Majorca Island Hellebore;
or, Livid Hellebore
"December brings the thorn that flowers in vain,
Or hellebore, like a girl-murderess,
Green-eyed & sick with jealousy, & white
With wintry thoughts of poison."
-Sydney Thompson Dobell
We got a tiny start of Hellebore lividus (formerly H. argutifolius) from Heronswood, as I was attracted to what on the wee three-month-old seedling were round pewter-mottled leaves, very pretty. We didn't know how big it would get, what the leaves would look like when older, what its flowers would be like, nothing, just those cute baby leaves.
Well, as it turned out, the cute round mottled leaves mature into enlongated leathery toothy bluish grey-green & silver-webbed leaves, scarsely resembling the baby leaves.
The flowers are a mix of pale green & dusty flat pink. For us it is getting ready to bloom in December, but reaches its peak in March; then, as with hybrid hellebores, the blooms last & last almost as though they were made out of silk.
It is sometimes a floppy plant, & always very low-growing, only three or six inches high on extremely short stems, though the leaves spread out to about a foot or fifteen inches wide.
It took two full years for the seedling to begin to look like anything even slightly impressive. The April photo above was hard to take, as the inches-short flowers hang almost onto the surface of the ground. There is no angle from above that the plant is particularly interesting (the second photo taken in March shows its few mature leaves & its flowers from overhead), but if you can get down on your belly & see it from underneath, it's kind of cool.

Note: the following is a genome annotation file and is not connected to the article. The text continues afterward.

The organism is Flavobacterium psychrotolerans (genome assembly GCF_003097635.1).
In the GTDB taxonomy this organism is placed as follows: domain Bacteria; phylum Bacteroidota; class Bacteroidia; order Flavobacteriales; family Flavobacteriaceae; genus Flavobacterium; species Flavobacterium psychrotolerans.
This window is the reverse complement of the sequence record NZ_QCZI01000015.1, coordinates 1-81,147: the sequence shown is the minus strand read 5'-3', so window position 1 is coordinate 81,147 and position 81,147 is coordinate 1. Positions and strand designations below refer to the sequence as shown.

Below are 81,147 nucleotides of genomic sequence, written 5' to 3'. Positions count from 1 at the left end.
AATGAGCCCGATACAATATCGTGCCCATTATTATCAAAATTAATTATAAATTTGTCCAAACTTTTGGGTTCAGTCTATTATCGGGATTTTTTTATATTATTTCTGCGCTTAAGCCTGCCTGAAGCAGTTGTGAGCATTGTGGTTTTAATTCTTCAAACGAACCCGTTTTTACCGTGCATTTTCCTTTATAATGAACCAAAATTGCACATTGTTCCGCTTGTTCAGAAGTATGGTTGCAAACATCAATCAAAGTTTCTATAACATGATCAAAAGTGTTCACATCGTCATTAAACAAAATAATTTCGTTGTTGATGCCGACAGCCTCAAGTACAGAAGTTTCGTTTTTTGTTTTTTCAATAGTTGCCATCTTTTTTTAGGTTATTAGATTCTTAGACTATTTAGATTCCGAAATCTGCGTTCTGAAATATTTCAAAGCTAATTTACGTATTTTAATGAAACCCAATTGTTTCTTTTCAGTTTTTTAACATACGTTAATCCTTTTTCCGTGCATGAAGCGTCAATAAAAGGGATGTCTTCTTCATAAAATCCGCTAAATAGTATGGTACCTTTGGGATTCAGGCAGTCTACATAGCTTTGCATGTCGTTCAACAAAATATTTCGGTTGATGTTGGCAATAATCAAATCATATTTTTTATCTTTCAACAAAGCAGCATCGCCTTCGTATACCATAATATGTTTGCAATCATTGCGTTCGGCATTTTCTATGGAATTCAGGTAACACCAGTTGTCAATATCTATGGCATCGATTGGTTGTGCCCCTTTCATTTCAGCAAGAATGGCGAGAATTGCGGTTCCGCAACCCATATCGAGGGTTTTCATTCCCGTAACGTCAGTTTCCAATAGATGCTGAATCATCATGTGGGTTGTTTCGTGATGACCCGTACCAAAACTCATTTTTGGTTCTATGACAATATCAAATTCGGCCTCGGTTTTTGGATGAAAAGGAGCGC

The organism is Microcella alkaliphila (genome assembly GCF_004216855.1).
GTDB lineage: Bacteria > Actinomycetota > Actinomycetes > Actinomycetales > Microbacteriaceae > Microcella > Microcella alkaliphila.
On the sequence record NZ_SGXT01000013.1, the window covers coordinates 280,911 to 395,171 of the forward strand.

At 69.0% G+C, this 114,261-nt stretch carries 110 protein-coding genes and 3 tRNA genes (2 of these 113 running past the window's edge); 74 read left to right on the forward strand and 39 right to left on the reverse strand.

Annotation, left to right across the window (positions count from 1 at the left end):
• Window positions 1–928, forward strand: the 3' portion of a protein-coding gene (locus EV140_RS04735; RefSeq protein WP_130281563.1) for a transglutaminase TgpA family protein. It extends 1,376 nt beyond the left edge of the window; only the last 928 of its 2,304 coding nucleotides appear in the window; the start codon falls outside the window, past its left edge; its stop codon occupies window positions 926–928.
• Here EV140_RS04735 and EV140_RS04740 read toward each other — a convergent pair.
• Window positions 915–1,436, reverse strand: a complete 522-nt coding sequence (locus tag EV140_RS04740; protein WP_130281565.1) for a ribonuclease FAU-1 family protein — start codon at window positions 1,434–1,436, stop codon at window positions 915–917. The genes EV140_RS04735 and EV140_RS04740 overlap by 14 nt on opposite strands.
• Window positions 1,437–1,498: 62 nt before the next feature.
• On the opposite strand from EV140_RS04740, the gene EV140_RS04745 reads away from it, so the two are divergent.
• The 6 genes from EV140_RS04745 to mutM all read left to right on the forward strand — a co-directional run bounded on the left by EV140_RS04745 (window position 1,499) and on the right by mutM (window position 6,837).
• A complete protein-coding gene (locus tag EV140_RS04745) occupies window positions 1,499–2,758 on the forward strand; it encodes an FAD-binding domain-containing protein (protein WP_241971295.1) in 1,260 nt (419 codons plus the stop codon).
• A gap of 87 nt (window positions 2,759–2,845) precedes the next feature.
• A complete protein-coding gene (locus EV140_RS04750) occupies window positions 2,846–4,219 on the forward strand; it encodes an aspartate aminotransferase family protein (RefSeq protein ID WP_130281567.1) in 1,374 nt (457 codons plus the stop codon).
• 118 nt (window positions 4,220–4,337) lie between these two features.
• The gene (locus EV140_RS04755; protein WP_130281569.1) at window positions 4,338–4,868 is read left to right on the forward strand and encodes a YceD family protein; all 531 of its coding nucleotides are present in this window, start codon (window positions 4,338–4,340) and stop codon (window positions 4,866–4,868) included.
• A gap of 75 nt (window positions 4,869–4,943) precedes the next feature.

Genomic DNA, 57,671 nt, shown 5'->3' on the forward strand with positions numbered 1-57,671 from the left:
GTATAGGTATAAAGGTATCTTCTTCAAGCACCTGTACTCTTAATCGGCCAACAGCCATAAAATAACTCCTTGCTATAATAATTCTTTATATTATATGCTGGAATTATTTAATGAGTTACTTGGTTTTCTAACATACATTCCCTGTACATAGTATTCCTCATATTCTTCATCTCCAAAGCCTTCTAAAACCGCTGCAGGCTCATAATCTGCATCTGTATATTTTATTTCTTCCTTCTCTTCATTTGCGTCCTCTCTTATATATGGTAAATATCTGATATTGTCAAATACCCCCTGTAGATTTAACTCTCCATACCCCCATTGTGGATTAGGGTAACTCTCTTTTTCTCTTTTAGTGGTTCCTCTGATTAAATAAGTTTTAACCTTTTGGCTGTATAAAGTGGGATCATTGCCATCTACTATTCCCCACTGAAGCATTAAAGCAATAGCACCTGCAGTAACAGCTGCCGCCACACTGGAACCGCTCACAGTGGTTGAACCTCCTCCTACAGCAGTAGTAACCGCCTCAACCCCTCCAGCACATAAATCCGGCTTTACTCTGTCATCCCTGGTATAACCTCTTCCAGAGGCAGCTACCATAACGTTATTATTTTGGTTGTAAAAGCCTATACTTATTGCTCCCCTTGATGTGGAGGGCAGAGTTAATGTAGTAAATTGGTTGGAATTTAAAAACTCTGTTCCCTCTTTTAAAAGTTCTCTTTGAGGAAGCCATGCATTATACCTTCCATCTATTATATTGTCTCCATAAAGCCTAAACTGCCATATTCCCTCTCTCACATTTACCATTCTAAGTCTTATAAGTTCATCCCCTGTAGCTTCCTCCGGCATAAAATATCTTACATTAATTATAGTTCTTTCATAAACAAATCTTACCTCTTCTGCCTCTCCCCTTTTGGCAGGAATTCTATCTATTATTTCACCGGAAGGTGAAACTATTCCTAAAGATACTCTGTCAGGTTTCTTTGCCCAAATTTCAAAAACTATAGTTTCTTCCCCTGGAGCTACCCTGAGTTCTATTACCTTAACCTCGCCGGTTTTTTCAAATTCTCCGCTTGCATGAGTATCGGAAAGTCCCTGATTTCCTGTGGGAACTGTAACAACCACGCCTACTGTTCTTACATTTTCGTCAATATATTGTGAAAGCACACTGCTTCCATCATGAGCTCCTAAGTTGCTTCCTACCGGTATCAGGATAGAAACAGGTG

We planted it on a raised ledge about two feet high, which is still too low to see it at eye-level or lower with any great ease. Even though we didn't know what we were buying, it was quite a pig in a poke, as it's a strange cool flower. It's thrililng more as a novelty than for looks, but it may yet mature into something that will impress the average viewer.
It is reportedly very fragile, liking neither heat nor frost, but it has caused us no trouble. It's not a plant that likes winter, & there are not many places in the United States where the weather never quite suits it at all, though Puget Sound's mellow microclimate seems fine for it.
In northwest Majorca, in grows in shade; but for the Pacific Northwest full sun is usually recommended, except for needing protection from summer's long hot droughty days. We may have ours in too much shade & it would become bushier & more impressive in full sun. It's underneath a sweet cherry & only gets a great deal of sun in the winter when the tree has no leaves. It blooms well where its at, though, & has been quite sturdy rather than tender even if a little thinly leafed; so I'm not about tempt fate by moving it.
Heronswood said, "Our strain is seemingly better flowered than others we have observed, & is derived from wild collections from Majorca by Gisela Schmiemann." It is often but not invariably monocarpic, dying after baring fruit. I've no idea if pinching the fading flowers before they bare fruit would keep it alive longer, but even if permitted to fruit, it should bloom for several seasons before it fruits.
As it is not usually longlived it's anybody's guess how long it will be with us, but it certainly has not yet shown signs of being in decline. The specimen we have is a true species hellebore, not hybridized. But it has been used in curious hybrid experiments, some of the resulting crosses reaching the marketplace from a very few specialist plant sellers.
Though not really suitably grown outside of zone 7-9 (unless in pots that can be brought to shelter when temperatures get cold) there are nevertheless gardeners who have reported that theirs thrived for leafy growth in USDA in Zone 6 & occasionally 5b, but were not apt to bloom, the silvery mottled leaves having to be sufficient to justify themselves.
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